Walorski Statement on GAO Report on Section 232 Tariff Exclusion Process
Comprehensive Review of Steel and Aluminum Exclusions Finds Inefficiency, Inconsistency, Failure to Review Economic Impact
WASHINGTON – U.S. Rep. Jackie Walorski (R-Ind.) today released the following statement on the report published by the Government Accountability Office (GAO) regarding flaws in the Section 232 steel and aluminum tariff exclusion process:
“The GAO report further confirms what anyone involved in the Section 232 tariff exclusion process already knows: it has been inefficient, inconsistent, opaque, and unfair.
“The Commerce Department failed to meet its own deadlines 79 percent of the time – including for 96 percent of requests with objections. It reached decisions without verifying claims made by requesters and objectors alike. It denied thousands of requests without further explanation, even though domestic producers cited production and delivery timelines that did not meet the department’s own standards. And most concerning of all, it has yet to fulfill repeated promises to myself and the Ways and Means Committee to regularly review the impact of steel and aluminum tariffs on American manufacturers, suppliers, and the economy as a whole.
“The Commerce Department should take immediate action to implement the GAO’s recommendations. I look forward to reviewing the results of a pending inspector general investigation and further GAO reviews, as well as continuing to work to improve the fairness, transparency, and efficiency of the process.”
Congresswoman Walorski has repeatedly pressed the Commerce Department to fix problems faced by businesses seeking relief from Section 232 steel and aluminum tariffs. American businesses can request the exclusion of a product from tariffs if the product is not available domestically in sufficient quantity or quality. In November 2018, Walorski co-requested a GAO review of the process that concluded with today’s report.
In July 2020, Walorski submitted a letter in response to the department’s request for public comment on the exclusion process. Last year, Walorski sent three letters to Commerce Secretary Wilbur Ross outlining her concerns that U.S. manufacturers and small businesses seeking relief from steel and aluminum tariffs are being treated unfairly. In October 2019, the Department of Commerce Office of Inspector General (OIG) found “a lack of transparency that contributes to the appearance of improper influence in decision-making for tariff exclusion requests under Section 232.”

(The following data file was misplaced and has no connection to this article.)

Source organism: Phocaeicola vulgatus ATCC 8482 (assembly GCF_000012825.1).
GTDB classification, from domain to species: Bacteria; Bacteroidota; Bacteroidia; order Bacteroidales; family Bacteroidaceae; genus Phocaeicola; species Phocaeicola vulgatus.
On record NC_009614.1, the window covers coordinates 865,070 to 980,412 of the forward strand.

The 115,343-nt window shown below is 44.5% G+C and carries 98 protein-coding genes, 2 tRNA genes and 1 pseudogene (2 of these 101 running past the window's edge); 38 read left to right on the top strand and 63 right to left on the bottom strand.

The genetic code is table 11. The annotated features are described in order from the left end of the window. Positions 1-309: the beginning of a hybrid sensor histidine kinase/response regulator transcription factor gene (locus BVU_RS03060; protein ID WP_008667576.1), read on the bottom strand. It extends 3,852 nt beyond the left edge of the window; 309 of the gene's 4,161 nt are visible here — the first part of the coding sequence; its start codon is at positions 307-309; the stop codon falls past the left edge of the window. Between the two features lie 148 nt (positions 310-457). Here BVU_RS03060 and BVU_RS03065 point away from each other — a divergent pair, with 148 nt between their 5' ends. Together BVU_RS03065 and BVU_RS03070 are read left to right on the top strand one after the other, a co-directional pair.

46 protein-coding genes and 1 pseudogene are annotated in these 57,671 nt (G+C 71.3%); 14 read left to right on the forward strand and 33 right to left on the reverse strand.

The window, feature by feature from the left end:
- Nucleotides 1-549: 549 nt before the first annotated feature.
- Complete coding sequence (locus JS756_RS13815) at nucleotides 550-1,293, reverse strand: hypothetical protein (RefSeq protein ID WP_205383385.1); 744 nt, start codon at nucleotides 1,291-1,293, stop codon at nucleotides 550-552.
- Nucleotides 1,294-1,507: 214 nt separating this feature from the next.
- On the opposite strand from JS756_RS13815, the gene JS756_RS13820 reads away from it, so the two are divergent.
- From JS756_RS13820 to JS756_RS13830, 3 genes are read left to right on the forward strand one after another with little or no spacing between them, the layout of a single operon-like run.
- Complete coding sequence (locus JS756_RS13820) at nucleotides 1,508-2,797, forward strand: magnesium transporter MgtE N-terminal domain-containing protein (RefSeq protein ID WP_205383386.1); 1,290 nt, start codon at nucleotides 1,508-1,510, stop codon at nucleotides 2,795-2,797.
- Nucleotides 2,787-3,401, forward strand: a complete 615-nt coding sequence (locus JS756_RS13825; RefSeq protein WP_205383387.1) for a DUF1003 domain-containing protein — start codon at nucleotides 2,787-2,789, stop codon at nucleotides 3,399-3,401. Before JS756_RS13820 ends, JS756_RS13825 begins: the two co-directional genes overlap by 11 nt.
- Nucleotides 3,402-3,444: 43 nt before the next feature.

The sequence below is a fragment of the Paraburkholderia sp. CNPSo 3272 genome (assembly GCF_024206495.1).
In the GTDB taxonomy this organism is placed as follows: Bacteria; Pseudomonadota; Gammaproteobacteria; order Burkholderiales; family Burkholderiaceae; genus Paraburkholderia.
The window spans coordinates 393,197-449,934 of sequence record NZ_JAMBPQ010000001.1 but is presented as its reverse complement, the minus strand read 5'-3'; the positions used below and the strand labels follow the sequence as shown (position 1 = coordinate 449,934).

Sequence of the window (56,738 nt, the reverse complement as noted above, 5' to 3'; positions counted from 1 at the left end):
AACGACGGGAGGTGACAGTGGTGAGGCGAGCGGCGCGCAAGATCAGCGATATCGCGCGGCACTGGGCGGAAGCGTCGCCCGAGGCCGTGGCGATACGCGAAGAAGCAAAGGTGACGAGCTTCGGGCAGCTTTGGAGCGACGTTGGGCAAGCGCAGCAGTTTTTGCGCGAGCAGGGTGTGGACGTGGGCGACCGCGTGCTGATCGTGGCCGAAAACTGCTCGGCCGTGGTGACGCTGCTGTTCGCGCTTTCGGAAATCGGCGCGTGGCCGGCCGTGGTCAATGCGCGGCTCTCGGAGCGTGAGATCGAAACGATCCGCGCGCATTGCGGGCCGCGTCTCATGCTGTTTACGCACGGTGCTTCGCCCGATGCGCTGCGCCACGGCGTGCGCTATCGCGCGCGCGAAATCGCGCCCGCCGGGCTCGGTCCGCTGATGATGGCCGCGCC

Findings of the GAO report, “Commerce Should Improve Its Exclusion Request Process and Economic Impact Reviews,” included:
- Commerce failed to meet timeless guidelines for decisions. “According to our analysis of agency data, as of November 18, 2019, Commerce did not meet timeliness guidelines for 79 percent of the decisions it made on exclusion requests (60,049 of 76,412). … Ninety-six percent of exclusion requests with objections did not meet timeliness guidelines compared with 75 percent of exclusion requests without objections.”
- Commerce has not conducted semi-annual reviews of tariff impact. “Commerce indicated in written responses provided to the U.S. House of Representatives Committee on Ways and Means that the Secretary had directed the department economists to conduct semi-annual reviews of the impacts of the steel and aluminum tariffs, including on downstream sectors. However, Commerce was unable to identify the agency officials responsible for regularly reviewing the impacts of the Section 232 tariffs. Moreover, we were unable to determine whether Commerce conducted any regular reviews of the tariffs’ impacts, and agency officials were unable to produce documentation containing the results of any reviews.”
- Commerce decisions rely on unverified claims and lack consistency. “Commerce relies solely on the information requesters and objecting parties provide in the forms they file and does not verify the validity of that information, according to Commerce officials. For instance, Commerce does not confirm whether the requester actually requires the quantity requested or a domestic producer can fulfill the quantity it states it is able to provide. … We also found 6,548 instances where BIS denied the exclusion requests even though the objector had indicated it would possibly take longer than 8 weeks to provide the product.”
Walorski represents the 2nd Congressional District of Indiana, serving as a member of the House Ways and Means Committee.